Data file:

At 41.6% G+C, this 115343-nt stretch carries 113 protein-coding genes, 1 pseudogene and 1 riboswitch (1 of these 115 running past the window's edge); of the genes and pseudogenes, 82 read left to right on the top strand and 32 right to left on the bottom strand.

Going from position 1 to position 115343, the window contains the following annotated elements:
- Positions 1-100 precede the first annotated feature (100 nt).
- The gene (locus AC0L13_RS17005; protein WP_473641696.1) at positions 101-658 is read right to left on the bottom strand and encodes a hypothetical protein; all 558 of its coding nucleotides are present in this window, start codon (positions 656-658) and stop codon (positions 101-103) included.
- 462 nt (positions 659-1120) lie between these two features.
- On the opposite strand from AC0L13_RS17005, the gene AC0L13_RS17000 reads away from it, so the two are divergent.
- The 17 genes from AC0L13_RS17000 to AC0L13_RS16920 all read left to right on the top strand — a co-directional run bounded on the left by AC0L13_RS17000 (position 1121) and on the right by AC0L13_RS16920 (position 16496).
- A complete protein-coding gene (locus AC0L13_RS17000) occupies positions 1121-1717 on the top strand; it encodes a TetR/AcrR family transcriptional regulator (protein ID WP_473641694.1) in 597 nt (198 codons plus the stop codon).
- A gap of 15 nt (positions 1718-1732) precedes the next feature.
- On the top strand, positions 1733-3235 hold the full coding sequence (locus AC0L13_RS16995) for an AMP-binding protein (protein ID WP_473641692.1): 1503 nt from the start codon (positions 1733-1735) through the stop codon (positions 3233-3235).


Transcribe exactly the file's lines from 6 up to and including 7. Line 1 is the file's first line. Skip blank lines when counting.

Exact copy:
- On the opposite strand from AC0L13_RS17005, the gene AC0L13_RS17000 reads away from it, so the two are divergent.
- The 17 genes from AC0L13_RS17000 to AC0L13_RS16920 all read left to right on the top strand — a co-directional run bounded on the left by AC0L13_RS17000 (position 1121) and on the right by AC0L13_RS16920 (position 16496).